The wintering of Blackcaps Sylvia atricapilla (L.) in Sweden


  • Thord Fransson Department of Zoology, Stockholm University
  • Bengt-Olov Stolt Swedish Museum of Natural History



winter ecology, mortality rate, population studies, foraging ecology, survey, monitoring, sexual dimorphism


A total of 688 winter observations of Black caps in Sweden were compiled for an analysis of distribution, trend in numbers and winter survival. During the last 30 years wintering Blackcaps have been observed annually, with a maximum of 72 individuals reported during the winter 1982/83. The number of reports of wintering Blackcaps increased markedly from the 1960s to the early 1980s. Some possible explanations for this increase are discussed, including a new migratory habit in continental Blackcaps to move northward during autumn. Early winter observations occur over almost the whole country. In northern Sweden, nearly all the Blackcaps (98%) disappeared during the course of the winter, indicating a high mortality. In the southern part of the country, the decrease from November to March was 69%, which means that in this area about one out of three Blackcaps survived the winter, if we assume losses to be mortality. For the country as a whole, the decrease was 72% for males and 81% for females. The habit to feed at bird-tables is widespread. Some Blackcaps were stationary for longer periods, and 19 birds stayed for more than three months.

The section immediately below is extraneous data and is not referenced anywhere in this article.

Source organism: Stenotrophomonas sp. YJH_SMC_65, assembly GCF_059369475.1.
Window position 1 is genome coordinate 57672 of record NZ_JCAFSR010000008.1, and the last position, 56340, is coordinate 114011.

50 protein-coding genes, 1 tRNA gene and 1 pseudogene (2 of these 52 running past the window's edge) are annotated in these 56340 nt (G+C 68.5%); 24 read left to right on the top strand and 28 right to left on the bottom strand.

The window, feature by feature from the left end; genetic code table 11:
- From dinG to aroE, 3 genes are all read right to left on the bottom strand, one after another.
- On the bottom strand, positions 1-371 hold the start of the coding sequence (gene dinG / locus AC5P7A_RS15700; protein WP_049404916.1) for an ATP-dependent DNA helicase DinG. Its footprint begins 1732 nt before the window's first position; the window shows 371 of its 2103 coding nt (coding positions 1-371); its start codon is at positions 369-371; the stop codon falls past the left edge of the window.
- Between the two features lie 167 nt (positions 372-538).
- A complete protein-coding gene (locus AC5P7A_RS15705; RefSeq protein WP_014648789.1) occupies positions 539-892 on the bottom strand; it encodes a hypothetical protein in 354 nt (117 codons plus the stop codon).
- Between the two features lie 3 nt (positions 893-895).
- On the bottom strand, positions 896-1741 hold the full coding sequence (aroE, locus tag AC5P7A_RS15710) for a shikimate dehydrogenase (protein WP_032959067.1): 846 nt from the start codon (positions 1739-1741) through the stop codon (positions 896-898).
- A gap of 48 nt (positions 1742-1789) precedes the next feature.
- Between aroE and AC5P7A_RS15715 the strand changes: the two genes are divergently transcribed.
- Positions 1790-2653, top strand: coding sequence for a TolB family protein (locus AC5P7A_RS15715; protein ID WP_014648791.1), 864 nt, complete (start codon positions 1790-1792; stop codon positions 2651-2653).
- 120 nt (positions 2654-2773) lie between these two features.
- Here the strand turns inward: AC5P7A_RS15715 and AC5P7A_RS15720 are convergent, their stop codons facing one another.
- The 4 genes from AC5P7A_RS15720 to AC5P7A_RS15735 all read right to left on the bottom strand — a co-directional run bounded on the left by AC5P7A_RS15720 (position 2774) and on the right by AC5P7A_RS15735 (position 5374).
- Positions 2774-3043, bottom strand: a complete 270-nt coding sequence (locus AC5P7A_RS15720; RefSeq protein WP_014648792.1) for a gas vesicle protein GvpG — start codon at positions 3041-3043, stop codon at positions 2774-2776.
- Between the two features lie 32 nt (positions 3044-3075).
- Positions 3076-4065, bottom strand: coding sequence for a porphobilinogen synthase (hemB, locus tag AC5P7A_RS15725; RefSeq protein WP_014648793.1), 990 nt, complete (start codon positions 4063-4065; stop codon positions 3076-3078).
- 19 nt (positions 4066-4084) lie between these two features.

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How to Cite

Fransson, T., & Stolt, B.-O. (1994). The wintering of Blackcaps Sylvia atricapilla (L.) in Sweden. Ornis Svecica, 4(2–3), 105–123.



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